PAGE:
Roots are among the first defence towards drought with other morpho-physiological and biochemical mechanisms employed by plants. To understand precisely the root traits contribution towards yield, parental chickpea genotypes with well known drought response were field evaluated under drought and optimal irrigation in rain-out shelter. A total of ten genotypes planted in 1.2 m PVC lysimeters were subjected to three water stress levels: high moisture stress, medium water stress, and low water stresses. Root traits, such as root length density, total root dry weight, root dry weight and root: shoot ratio, were measured at 40 days after sowing. The roots were washed and scanned using WinRHIZO software. The ANOVA showed that there was significant difference (P < 0.05) in traits measured amongst test genotypes which included shoot biomass, root biomass, total root length (RL) and root length density (RLD). The results also showed that there were significant variations (P < 0.05) in water regimes and traits decreased with increasing moisture stress from low to high moisture regime. Furthermore, there were variations in root anatomy between the two major chickpea types where majority of the best performing genotypes under low moisture regimes were of the Desi type (e.g. ICC 4958, ICCV 00108, ICCV 92944 and ICCV 92318) as compared to Kabulis which had better and higher response under high moisture regime in this study. These traits could be used for indirect selection for drought tolerance especially in early stages of breeding for drought tolerance which would consequently reduce the cost of multi-location field evaluation in the breeding programs.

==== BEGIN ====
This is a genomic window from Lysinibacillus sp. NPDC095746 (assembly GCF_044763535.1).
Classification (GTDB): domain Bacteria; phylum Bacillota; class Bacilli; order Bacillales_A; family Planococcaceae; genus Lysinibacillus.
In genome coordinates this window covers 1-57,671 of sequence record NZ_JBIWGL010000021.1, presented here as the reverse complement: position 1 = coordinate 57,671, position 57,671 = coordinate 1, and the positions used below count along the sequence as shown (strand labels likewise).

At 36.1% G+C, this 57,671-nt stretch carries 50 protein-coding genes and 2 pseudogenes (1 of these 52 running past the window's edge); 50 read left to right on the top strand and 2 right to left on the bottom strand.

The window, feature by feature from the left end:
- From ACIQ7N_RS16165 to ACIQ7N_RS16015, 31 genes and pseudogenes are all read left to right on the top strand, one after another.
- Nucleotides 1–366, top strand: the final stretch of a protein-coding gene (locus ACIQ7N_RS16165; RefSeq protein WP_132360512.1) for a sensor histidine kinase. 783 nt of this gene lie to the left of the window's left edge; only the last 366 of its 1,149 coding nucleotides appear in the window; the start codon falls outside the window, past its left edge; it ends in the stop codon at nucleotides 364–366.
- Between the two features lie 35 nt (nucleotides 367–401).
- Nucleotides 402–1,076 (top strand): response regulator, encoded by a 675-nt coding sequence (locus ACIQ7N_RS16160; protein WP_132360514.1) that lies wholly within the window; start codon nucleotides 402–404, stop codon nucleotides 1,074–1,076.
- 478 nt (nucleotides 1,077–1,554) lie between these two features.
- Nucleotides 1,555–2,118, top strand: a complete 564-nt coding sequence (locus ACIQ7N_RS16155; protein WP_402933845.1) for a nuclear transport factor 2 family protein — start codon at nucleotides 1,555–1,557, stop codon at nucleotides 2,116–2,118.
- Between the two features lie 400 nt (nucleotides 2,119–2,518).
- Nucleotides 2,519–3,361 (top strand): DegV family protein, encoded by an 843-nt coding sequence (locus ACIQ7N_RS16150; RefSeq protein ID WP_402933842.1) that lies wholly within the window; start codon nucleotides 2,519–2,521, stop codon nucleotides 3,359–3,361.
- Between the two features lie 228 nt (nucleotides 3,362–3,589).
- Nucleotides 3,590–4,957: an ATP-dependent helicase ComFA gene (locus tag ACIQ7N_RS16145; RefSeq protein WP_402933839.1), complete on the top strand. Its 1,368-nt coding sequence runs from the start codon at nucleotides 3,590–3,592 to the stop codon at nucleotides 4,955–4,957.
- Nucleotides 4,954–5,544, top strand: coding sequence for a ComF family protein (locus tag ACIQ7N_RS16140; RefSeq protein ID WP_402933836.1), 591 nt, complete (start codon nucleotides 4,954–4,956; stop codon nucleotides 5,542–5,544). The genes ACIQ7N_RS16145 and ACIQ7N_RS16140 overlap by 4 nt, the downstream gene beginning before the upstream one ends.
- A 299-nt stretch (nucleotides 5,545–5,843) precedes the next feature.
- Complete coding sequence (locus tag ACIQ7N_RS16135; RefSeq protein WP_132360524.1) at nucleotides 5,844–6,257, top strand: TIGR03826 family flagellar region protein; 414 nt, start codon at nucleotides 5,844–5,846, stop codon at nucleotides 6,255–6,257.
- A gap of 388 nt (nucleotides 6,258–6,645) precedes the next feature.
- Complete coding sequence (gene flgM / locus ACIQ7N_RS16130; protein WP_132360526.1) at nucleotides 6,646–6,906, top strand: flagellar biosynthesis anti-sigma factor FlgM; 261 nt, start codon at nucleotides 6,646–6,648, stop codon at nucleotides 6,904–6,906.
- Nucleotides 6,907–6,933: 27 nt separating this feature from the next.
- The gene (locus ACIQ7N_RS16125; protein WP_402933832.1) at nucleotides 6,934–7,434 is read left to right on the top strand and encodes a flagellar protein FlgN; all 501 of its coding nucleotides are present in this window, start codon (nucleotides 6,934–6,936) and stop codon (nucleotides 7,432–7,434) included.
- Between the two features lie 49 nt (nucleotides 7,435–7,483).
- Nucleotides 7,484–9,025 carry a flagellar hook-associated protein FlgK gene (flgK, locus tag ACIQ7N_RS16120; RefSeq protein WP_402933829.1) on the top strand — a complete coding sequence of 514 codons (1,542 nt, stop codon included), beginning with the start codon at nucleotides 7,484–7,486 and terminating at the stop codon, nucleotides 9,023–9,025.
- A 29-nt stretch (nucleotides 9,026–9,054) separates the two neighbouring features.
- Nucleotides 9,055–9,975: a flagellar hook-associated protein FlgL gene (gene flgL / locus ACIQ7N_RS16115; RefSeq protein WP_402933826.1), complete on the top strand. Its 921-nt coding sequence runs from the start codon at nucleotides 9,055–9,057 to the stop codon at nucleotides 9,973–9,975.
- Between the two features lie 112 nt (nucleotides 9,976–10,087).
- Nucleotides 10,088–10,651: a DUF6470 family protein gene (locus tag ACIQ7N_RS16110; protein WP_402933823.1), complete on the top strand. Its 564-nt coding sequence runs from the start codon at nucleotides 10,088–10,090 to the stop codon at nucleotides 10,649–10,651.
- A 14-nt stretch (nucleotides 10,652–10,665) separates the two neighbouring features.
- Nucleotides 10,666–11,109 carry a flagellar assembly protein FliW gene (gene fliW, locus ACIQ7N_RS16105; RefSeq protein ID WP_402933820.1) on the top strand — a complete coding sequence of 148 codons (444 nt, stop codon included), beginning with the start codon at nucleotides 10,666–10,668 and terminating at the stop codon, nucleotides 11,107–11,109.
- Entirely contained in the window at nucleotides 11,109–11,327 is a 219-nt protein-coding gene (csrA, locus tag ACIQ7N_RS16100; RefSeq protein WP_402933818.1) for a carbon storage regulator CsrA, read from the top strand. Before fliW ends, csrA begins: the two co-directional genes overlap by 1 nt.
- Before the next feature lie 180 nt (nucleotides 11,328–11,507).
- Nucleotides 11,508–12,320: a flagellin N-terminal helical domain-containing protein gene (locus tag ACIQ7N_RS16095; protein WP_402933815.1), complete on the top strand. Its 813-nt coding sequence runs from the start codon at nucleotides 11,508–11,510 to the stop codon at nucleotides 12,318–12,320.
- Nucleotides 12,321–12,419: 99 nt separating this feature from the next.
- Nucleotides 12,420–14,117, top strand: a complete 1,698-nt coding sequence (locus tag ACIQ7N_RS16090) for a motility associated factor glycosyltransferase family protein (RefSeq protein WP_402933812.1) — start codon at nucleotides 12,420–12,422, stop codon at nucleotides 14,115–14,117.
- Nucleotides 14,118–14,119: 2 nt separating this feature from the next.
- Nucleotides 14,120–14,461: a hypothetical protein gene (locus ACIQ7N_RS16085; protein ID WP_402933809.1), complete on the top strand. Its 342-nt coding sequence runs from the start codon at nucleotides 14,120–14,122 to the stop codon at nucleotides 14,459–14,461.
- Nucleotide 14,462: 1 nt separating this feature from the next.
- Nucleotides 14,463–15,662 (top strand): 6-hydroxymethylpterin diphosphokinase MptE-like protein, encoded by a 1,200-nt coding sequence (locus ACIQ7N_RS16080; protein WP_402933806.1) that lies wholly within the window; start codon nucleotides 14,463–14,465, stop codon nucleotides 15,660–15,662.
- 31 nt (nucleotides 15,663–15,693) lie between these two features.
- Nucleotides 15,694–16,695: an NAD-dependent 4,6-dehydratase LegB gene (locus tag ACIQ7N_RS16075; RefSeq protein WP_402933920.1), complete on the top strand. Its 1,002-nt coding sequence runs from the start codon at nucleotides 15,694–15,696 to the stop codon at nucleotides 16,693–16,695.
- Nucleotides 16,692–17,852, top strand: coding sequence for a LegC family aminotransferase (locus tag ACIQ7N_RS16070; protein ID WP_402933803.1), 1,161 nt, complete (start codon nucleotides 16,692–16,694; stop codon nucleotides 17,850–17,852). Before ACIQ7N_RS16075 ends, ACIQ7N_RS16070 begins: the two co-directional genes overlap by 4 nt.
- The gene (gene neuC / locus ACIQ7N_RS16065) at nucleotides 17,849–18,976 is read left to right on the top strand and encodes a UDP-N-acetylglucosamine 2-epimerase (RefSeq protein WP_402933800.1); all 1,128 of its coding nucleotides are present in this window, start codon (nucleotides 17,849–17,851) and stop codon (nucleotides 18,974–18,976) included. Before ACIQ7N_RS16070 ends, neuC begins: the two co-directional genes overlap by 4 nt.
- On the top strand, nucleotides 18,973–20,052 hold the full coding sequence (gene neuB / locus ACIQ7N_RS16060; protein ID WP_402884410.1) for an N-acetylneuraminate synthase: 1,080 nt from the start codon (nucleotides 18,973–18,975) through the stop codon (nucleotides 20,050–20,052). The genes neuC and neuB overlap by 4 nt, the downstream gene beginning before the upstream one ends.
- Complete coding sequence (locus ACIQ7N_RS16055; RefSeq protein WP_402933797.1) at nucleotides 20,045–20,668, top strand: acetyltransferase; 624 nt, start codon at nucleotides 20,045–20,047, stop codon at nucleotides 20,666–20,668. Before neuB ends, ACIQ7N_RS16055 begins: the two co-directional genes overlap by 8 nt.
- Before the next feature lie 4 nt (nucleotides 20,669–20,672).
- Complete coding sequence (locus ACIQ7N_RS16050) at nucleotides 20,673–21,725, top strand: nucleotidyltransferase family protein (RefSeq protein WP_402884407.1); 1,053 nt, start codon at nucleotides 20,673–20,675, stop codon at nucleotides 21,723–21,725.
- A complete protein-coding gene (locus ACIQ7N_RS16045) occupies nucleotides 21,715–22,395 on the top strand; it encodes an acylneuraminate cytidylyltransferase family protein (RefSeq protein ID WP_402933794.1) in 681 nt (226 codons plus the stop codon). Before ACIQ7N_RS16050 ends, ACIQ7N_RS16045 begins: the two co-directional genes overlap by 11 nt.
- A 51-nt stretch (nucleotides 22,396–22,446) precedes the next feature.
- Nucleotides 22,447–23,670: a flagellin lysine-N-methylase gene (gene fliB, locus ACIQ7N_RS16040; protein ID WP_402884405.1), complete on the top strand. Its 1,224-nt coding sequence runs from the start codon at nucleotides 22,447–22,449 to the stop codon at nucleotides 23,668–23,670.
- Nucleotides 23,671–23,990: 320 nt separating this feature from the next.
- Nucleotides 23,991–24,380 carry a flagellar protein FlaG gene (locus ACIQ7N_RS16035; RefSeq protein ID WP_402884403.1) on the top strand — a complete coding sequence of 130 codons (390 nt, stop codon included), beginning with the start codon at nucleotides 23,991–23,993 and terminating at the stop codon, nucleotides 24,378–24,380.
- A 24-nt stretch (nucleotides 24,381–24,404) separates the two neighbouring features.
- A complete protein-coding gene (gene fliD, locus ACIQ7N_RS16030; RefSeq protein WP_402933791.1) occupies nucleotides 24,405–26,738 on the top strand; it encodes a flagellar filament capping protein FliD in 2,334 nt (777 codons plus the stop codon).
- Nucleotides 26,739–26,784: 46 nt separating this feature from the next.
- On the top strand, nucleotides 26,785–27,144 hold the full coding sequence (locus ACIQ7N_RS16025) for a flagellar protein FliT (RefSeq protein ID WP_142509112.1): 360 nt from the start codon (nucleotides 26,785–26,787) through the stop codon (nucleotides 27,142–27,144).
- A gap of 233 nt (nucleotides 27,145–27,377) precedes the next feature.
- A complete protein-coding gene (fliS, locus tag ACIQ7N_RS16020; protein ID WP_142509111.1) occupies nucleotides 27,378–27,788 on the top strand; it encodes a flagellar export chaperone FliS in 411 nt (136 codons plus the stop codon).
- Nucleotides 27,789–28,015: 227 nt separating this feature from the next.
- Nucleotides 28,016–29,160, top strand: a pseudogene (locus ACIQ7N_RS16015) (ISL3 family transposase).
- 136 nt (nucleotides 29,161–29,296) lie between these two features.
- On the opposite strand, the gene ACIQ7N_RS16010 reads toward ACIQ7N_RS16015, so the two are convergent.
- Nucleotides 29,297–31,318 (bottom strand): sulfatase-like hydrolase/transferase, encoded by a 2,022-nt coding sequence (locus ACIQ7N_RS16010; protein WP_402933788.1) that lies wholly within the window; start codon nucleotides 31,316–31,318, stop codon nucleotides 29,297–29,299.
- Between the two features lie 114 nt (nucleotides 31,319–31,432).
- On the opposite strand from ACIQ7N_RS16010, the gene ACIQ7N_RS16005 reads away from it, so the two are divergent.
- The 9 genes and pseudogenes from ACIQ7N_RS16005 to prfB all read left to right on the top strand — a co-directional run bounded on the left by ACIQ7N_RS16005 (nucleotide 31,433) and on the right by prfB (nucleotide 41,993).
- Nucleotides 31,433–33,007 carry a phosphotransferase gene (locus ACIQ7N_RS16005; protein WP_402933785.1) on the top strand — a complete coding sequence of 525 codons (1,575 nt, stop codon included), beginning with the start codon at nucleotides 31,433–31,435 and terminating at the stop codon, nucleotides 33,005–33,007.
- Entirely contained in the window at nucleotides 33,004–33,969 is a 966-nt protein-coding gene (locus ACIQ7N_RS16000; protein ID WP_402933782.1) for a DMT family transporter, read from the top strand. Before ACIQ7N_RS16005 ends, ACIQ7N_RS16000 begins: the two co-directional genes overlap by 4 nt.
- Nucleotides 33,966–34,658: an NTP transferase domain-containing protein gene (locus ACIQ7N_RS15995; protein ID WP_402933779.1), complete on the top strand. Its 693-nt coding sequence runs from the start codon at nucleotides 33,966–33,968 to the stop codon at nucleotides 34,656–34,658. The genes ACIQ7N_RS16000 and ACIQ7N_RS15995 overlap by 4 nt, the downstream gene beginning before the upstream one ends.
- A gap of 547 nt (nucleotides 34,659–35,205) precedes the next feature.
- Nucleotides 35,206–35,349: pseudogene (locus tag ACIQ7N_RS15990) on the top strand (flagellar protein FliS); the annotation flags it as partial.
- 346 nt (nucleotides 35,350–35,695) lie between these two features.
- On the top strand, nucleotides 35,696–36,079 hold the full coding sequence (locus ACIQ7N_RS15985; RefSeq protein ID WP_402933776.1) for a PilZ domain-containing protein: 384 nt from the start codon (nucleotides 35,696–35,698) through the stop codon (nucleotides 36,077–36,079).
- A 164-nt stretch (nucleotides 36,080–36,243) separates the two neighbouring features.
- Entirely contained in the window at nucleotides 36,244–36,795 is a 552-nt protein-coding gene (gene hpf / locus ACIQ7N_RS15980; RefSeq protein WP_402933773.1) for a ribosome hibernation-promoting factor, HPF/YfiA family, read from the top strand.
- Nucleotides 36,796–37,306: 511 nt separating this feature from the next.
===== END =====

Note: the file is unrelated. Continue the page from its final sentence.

Key words: Genotypes, Chickpea Cicer arietinum L., drought stress, root traits.
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